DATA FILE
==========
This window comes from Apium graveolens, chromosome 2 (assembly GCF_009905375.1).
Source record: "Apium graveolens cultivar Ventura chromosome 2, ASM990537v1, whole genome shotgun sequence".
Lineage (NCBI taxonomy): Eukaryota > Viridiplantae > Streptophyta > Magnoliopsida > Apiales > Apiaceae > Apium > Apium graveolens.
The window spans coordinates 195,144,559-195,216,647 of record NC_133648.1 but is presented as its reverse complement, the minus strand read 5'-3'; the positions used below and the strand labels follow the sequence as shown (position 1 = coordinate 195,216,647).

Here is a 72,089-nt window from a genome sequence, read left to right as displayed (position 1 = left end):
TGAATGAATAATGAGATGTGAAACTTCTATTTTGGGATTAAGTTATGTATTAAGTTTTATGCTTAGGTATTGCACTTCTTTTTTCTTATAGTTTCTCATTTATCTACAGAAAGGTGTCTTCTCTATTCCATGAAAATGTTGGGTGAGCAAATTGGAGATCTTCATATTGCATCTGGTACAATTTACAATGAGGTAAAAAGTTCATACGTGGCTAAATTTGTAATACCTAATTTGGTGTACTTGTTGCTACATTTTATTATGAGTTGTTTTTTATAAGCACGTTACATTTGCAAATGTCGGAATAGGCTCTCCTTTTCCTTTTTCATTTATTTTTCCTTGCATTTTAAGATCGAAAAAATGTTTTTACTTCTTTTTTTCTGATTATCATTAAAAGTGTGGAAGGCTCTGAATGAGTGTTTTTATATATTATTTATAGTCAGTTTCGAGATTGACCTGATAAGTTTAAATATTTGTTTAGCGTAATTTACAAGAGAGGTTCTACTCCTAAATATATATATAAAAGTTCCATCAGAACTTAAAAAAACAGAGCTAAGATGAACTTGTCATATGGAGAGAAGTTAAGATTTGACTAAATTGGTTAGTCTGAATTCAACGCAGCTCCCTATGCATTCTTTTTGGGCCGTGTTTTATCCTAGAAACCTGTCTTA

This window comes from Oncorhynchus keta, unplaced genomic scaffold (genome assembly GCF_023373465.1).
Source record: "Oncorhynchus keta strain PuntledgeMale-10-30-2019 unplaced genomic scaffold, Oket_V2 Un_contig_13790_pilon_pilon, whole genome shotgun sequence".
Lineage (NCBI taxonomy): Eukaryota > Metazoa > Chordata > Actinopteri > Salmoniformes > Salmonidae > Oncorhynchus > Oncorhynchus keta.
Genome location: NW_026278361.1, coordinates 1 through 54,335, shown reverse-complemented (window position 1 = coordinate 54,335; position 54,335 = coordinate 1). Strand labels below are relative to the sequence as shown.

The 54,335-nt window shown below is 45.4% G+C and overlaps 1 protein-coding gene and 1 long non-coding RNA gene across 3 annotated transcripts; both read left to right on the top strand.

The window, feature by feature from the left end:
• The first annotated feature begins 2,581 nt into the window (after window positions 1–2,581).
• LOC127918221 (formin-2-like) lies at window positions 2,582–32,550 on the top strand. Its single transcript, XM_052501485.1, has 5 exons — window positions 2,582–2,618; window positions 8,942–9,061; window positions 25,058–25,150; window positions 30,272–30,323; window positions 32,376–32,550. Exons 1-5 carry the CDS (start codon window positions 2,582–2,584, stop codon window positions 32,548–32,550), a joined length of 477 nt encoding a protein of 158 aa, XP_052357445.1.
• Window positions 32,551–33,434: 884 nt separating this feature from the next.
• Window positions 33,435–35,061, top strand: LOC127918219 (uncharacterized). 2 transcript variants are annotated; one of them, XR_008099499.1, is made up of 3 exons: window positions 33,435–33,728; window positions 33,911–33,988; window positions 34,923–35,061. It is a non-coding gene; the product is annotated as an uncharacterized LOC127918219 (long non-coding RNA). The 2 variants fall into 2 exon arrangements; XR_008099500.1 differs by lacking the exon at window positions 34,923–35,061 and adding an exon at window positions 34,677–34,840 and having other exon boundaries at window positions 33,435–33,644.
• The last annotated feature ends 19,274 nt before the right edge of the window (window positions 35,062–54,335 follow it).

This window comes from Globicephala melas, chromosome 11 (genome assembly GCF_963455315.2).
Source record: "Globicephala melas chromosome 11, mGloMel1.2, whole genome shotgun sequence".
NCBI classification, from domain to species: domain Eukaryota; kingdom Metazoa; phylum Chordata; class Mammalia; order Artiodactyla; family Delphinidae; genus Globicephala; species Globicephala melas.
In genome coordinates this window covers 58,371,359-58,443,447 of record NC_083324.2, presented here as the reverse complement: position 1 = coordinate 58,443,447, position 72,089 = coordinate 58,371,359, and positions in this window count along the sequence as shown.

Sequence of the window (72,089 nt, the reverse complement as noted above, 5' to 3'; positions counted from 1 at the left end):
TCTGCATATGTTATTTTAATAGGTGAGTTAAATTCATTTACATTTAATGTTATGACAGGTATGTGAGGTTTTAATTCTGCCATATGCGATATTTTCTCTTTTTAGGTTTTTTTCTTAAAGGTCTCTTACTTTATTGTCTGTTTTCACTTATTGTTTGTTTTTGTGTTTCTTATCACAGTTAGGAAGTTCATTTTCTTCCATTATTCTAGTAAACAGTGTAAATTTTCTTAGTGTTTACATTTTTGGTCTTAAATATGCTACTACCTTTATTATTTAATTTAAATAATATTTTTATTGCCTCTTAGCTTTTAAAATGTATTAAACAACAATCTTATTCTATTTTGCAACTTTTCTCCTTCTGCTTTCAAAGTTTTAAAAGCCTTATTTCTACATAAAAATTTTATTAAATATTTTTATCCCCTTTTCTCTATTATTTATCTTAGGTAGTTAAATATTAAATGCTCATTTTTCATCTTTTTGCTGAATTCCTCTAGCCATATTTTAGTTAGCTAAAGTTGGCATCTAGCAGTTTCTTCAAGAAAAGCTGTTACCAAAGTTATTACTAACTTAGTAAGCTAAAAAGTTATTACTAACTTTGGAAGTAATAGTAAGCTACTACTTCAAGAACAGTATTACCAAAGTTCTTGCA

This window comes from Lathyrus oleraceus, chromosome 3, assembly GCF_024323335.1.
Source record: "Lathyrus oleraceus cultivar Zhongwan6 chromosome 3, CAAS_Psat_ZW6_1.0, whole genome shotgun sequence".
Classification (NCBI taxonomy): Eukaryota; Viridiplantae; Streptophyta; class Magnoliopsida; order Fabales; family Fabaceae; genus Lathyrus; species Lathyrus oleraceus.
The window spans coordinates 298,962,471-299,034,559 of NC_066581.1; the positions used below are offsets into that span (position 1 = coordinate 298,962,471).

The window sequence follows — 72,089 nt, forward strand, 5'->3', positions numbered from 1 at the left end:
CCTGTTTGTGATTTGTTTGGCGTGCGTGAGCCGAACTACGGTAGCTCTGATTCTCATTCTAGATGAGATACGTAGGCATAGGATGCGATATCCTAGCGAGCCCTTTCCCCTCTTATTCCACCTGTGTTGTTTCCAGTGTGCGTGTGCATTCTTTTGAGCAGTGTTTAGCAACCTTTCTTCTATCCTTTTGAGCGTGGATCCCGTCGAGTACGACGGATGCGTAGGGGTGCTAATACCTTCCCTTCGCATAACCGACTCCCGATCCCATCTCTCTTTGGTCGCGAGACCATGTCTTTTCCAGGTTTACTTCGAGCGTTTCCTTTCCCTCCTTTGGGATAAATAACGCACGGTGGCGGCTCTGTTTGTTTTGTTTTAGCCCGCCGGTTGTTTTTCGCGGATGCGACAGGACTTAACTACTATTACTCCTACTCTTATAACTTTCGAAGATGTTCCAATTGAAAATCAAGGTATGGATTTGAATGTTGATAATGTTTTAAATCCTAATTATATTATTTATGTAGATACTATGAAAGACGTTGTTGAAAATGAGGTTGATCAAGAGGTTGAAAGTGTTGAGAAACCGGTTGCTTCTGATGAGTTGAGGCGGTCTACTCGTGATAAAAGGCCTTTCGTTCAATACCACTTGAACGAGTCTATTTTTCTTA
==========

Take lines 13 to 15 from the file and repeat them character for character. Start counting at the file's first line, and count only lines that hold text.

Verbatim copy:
• The first annotated feature begins 2,581 nt into the window (after window positions 1–2,581).
• LOC127918221 (formin-2-like) lies at window positions 2,582–32,550 on the top strand. Its single transcript, XM_052501485.1, has 5 exons — window positions 2,582–2,618; window positions 8,942–9,061; window positions 25,058–25,150; window positions 30,272–30,323; window positions 32,376–32,550. Exons 1-5 carry the CDS (start codon window positions 2,582–2,584, stop codon window positions 32,548–32,550), a joined length of 477 nt encoding a protein of 158 aa, XP_052357445.1.
• Window positions 32,551–33,434: 884 nt separating this feature from the next.